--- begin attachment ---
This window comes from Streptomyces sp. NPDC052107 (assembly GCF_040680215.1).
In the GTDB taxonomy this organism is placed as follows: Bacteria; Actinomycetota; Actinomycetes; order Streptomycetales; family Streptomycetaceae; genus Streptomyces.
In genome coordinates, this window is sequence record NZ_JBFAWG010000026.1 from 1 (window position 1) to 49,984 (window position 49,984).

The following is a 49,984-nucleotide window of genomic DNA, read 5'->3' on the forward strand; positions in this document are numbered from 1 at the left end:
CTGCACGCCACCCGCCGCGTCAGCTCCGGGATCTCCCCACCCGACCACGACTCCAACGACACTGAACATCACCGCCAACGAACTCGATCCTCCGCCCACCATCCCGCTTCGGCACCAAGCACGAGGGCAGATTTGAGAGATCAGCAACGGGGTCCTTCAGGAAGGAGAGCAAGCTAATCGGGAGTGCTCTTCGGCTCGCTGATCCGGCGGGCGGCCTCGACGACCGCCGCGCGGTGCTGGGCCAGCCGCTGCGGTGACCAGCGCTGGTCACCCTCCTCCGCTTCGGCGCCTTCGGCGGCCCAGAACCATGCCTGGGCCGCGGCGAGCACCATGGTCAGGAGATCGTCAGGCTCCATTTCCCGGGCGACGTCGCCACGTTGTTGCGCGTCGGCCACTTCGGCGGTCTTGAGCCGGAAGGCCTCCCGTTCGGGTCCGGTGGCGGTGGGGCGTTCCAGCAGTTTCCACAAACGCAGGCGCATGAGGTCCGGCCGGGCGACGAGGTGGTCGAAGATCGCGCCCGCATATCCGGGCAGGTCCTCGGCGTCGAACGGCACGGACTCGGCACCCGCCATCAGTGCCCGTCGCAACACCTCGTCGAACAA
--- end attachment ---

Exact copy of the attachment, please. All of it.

This window comes from Streptomyces sp. NPDC052107 (assembly GCF_040680215.1).
In the GTDB taxonomy this organism is placed as follows: Bacteria; Actinomycetota; Actinomycetes; order Streptomycetales; family Streptomycetaceae; genus Streptomyces.
In genome coordinates, this window is sequence record NZ_JBFAWG010000026.1 from 1 (window position 1) to 49,984 (window position 49,984).

The following is a 49,984-nucleotide window of genomic DNA, read 5'->3' on the forward strand; positions in this document are numbered from 1 at the left end:
CTGCACGCCACCCGCCGCGTCAGCTCCGGGATCTCCCCACCCGACCACGACTCCAACGACACTGAACATCACCGCCAACGAACTCGATCCTCCGCCCACCATCCCGCTTCGGCACCAAGCACGAGGGCAGATTTGAGAGATCAGCAACGGGGTCCTTCAGGAAGGAGAGCAAGCTAATCGGGAGTGCTCTTCGGCTCGCTGATCCGGCGGGCGGCCTCGACGACCGCCGCGCGGTGCTGGGCCAGCCGCTGCGGTGACCAGCGCTGGTCACCCTCCTCCGCTTCGGCGCCTTCGGCGGCCCAGAACCATGCCTGGGCCGCGGCGAGCACCATGGTCAGGAGATCGTCAGGCTCCATTTCCCGGGCGACGTCGCCACGTTGTTGCGCGTCGGCCACTTCGGCGGTCTTGAGCCGGAAGGCCTCCCGTTCGGGTCCGGTGGCGGTGGGGCGTTCCAGCAGTTTCCACAAACGCAGGCGCATGAGGTCCGGCCGGGCGACGAGGTGGTCGAAGATCGCGCCCGCATATCCGGGCAGGTCCTCGGCGTCGAACGGCACGGACTCGGCACCCGCCATCAGTGCCCGTCGCAACACCTCGTCGAACAA